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"Bulls Have Become Completely Desensitized To Risk"

Authored by Lance Roberts via RealInvestmentAdvice.com,

Review & Update

Two weeks ago, I noted:

“I have a sneaky suspicion that when I update the Fed Balance Sheet reinvestment analysis next week, shown below, we are going to find a substantial, well-timed, reinvestment by the Central Bank. Wanna bet?  Well, here is the updated chart of the 4-week net change to the Fed’s balance sheet. As you can see, reinvestments have, once again, returned to the market in a very “timely” fashion. Of course, since the Fed claims they are not trying to, nor are they influenced by, the markets, this is purely coincidental. (#SarcasmAlert)”

Here is the updated chart this week as the markets broke out to new “all-time highs.”  I changed the coloration to more clearly show balance sheet expansion periods more closely.

There are two things to take away from the chart.

  1. The current breakout of the market is likely limited given there is little room before the next down cycle in the balance sheet occurs. 
  2. These reinvestments to “save” the markets from decline will be severely restricted IF the Federal Reserve actually proceeds with a “balance sheet reduction” program.  

As noted on Tuesday:

“That ‘gap up’ opening occurred Monday morning as ‘relief’ spread through global markets due to the reduction of geopolitical stress as the U.S. once again ‘caved’ to the threats of North Korea.”

With that, and a lot of Central Bank intervention, the world breathed a sigh of relief as the previous “risk off” trade converted into a “rush for risk.” This rotation over the last 7-10 trading days out of bonds and gold back into equities can be seen in the chart below.

2500 or Bust!

Not surprisingly, and as I noted yesterday, the market very slightly breached 2500:

“Since the election, there has been a concerted effort to push stocks higher on the hopes of tax reform, ACA repeal, and infrastructure building which would lead to strongly improving earnings for U.S. companies. Now, eleven months later, stocks have been breaching the psychologically important levels of 2200 in December, 2300 in February and finally 2400 in May. 2500 is the next target.”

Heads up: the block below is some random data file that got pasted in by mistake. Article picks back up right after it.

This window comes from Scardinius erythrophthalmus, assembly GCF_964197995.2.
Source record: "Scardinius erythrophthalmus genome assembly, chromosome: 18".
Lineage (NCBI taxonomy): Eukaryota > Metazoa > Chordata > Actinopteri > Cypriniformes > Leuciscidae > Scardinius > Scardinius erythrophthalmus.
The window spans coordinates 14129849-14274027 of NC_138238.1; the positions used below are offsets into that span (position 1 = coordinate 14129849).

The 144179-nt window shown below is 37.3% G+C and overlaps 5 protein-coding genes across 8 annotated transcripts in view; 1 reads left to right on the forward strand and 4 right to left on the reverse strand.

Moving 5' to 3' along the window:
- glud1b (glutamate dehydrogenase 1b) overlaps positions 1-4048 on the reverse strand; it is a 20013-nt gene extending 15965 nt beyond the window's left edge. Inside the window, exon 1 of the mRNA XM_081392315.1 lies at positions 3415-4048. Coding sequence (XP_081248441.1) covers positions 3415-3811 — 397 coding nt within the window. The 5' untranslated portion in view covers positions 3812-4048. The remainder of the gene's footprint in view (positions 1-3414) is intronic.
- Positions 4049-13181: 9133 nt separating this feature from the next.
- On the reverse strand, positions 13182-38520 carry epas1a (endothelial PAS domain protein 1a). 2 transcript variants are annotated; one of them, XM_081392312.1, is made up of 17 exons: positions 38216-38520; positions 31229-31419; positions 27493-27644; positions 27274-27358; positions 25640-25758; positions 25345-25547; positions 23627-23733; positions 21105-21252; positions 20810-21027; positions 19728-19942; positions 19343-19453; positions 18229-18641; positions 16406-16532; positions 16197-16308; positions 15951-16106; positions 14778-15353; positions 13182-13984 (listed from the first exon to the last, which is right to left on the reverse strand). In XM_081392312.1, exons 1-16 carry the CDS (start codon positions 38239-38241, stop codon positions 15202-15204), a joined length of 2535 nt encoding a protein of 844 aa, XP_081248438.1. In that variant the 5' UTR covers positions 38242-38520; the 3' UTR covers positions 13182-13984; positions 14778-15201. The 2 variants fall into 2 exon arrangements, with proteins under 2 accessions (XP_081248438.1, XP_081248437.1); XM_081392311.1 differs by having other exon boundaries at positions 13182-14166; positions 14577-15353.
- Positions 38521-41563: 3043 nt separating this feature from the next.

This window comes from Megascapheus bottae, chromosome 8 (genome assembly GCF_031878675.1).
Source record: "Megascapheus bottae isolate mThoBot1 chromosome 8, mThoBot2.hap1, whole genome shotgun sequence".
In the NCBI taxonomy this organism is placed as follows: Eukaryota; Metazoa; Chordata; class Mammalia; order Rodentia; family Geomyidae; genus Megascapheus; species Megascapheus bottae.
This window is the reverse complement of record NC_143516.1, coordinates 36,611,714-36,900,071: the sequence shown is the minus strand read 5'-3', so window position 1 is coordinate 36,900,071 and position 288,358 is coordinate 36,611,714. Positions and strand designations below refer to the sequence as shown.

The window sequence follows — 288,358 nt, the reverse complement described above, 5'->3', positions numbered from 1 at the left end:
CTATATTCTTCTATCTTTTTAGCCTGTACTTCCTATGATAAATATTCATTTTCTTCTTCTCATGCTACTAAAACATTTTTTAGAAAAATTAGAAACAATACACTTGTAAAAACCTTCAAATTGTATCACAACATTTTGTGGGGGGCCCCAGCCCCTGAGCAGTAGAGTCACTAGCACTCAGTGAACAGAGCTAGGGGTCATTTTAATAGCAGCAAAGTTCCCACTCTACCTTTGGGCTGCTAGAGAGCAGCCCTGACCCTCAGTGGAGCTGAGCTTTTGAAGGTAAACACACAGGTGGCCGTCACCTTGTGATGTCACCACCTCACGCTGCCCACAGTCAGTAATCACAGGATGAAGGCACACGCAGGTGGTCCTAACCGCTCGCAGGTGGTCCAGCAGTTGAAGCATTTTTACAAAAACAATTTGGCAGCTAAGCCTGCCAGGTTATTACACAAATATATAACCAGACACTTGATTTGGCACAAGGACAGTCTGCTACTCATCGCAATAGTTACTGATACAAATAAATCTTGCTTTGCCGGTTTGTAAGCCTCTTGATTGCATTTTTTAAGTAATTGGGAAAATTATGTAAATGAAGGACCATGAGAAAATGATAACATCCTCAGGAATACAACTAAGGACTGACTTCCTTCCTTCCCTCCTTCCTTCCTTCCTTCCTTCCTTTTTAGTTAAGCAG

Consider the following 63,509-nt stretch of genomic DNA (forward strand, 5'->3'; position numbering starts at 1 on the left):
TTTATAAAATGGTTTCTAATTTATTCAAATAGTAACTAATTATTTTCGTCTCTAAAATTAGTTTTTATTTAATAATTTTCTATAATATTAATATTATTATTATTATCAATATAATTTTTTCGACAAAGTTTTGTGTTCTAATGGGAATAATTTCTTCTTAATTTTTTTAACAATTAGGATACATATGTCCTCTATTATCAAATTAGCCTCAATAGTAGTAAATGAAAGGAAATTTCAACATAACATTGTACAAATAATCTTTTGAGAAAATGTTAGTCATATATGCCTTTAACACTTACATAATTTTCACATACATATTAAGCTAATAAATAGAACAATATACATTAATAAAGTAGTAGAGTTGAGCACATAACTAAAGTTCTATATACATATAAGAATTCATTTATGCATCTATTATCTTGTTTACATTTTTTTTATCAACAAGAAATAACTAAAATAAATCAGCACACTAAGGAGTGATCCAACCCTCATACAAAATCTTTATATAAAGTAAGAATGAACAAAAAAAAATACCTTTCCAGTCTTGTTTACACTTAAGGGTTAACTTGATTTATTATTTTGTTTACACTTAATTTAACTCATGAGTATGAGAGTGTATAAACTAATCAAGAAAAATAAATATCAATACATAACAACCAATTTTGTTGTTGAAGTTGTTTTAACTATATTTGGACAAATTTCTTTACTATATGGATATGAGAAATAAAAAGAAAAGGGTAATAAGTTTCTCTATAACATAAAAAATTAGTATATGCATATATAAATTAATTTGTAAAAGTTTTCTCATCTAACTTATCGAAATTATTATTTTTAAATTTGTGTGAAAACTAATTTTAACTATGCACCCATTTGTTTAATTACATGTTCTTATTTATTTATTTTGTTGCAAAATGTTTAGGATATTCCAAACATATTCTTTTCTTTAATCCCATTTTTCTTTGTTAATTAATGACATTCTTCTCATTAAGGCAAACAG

As shown below, the market is pushing a short-term “buy” signal. However, now at 2-standard deviations above the 75-dma, as seen previously, the market likely has limited upside from here. Look

Let me remind you this move is not unexpected. As I addressed back on June, 9th:

Let me state this VERY clearly. The bullish bias is alive and well and a move to 2500 t0 3000 on the S&P 500 is viable. All that will be needed is a push through of some piece of legislative agenda from the current administration which provides a positive surprise. However, without a sharp improvement in the underlying fundamental and economic backdrop soon, the risk of something going ‘wrong’ is rising markedly. The chart below shows the Fibonacci run to 3000 if ‘everything goes right.’” 

Despite the complete lack of legislative agenda, the markets did achieve its first milestone since that missive.

However, just remember, the bull-run is a one-way trip. 

For now, the “bullish trend” remains intact which keeps portfolios allocated towards equities for now. BUT, and that is a “Kardashian” sized one, we do so with a “clear and present” understanding of the risk that we are undertaking. Stops have been moved up to recent support levels on all positions.

While there is some psychological support at 2400, the first level of Fibonacci support, post-election, is at 2340-ish. However, on a longer-term retracement, we are looking at a correction closer to 2000, and ultimately back to 1800ish.

The biggest concern currently is the massively elevated level of complacency. Regardless of threats of nuclear war, legislative agenda failure, missiles being launched over Japan, weak economics, and downwardly revised earnings estimates, the market has pushed higher on “hope.”